11. Fruit-only smoothies
They are “horrible,” Treat said. “Way too much fruit at once.” You have to add some vegetables for better nutritional value, Maher added. “Get some protein, too,” she noted. Striking a balance between vegetables, fruits, protein, and fat is key to making the smoothie a healthy one, she explained. A good rule of thumb is to keep it simple — vegetables and fruits, some milk or yogurt for protein, and certainly no ice cream.
12. Frozen yogurt
A 2015 survey showed that 95% of Americans think frozen yogurt is healthier than ice cream, but they may be wrong. It is actually an empty-calorie treat that’s high in sugar, Treat said. Also, the freezing process may destroy the probiotics, or good gut bacteria, yogurt is known for — though some may be added back after processing. (These are some of the best foods for your gut health in general.) Frozen yogurt may also actually be slightly higher in sugar content than the equivalent ice cream.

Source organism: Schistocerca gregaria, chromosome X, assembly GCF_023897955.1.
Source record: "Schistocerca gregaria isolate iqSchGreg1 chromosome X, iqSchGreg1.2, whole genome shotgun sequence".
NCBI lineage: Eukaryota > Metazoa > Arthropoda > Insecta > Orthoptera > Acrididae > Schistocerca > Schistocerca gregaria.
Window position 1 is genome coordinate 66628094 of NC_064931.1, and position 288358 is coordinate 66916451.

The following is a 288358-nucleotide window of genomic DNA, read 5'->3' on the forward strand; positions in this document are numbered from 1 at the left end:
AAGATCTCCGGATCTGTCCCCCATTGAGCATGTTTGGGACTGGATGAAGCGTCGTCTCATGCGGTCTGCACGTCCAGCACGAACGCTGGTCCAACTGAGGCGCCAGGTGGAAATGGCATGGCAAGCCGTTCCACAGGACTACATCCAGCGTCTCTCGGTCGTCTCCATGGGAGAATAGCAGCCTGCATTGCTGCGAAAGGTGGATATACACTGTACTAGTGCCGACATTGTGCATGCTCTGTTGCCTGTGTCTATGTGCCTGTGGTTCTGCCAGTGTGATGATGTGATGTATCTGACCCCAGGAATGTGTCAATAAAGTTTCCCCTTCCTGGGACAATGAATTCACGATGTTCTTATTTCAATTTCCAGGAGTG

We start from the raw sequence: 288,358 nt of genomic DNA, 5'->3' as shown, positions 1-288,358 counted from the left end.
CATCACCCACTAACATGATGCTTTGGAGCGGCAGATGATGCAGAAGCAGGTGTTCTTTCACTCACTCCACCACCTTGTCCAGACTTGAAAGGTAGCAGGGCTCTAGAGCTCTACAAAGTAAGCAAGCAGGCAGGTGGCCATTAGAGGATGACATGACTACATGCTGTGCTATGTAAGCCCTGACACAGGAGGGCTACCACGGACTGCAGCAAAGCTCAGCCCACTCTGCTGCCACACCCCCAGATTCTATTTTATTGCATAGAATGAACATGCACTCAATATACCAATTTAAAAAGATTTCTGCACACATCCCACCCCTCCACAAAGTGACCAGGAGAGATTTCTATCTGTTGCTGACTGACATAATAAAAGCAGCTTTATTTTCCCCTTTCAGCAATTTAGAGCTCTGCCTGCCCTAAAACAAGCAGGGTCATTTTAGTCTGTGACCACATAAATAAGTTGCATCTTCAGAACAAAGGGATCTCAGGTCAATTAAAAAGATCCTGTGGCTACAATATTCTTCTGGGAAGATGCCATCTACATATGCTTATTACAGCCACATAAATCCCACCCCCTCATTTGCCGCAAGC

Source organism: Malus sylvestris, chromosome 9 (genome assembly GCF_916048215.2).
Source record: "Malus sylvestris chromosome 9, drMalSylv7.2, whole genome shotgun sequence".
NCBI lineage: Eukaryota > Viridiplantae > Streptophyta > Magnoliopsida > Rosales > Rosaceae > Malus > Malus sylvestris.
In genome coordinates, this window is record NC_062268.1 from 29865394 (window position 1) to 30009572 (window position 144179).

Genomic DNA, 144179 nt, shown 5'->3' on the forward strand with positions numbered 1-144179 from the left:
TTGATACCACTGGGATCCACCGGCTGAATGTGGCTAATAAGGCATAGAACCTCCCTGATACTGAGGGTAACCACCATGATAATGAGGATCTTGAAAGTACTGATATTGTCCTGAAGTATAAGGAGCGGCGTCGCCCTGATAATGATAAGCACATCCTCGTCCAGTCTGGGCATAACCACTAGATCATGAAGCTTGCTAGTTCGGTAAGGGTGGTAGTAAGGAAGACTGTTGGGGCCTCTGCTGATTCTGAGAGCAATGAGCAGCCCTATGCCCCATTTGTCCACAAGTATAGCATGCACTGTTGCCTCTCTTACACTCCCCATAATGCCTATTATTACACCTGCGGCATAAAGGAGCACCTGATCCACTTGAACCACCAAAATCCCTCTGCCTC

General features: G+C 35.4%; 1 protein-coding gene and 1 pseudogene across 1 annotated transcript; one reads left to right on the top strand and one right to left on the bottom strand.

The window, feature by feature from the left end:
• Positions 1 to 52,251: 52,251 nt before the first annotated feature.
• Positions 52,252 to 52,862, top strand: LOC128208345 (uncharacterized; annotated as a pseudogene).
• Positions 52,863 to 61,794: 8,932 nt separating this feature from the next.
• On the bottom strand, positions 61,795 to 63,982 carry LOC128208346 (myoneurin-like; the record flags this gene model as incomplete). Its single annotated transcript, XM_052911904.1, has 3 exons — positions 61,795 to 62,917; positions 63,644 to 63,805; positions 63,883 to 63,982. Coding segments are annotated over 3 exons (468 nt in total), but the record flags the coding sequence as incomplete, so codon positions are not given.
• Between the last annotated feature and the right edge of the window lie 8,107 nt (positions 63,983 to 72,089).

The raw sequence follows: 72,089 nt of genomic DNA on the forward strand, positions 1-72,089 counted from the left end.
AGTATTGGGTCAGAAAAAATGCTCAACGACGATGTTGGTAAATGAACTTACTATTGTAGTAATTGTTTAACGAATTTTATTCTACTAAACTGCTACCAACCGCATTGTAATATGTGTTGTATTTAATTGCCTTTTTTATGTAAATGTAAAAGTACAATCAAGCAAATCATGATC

13. Veggie burgers
These may not be red meat, but they rarely contain green vegetables, either. According to Maher, “They are usually made of starch — beans and other grains.” The protein content in veggies burgers can vary greatly, too. In some, the protein source is actually soy protein isolate, which is basically dry soybeans without the sugar and fiber. Veggie burgers are also typically packed with sodium — as much as 500 mg per serving, according to Consumer Reports. One patty should contain no more than 350 mg.
14. Bottled iced tea
Some 75% to 80% of all tea consumed in this country is iced tea, and Americans consumed about 1.8 billion gallons of the ready-to-drink version in 2018, according to Consumer Reports. But some brands contain as much sugar, artificial color, and flavorings as soda, Maher said.
15. Canned soups
To begin with, said Maher, choose cans that aren’t made with bisphenol-A (BPA), an industrial chemical that has been linked to birth defects, some cancers, and obesity. Many brands still uses the substance in their packaging. Also, choose salt-free or reduced sodium soups whenever possible. Most of the sodium Americans consume comes from processed foods, canned soups included, according to the CDC. In addition, noted Maher, canned foods normally have a lot of added preservatives, and that makes them less nutritious than homemade soups. These are the top-selling canned foods in America.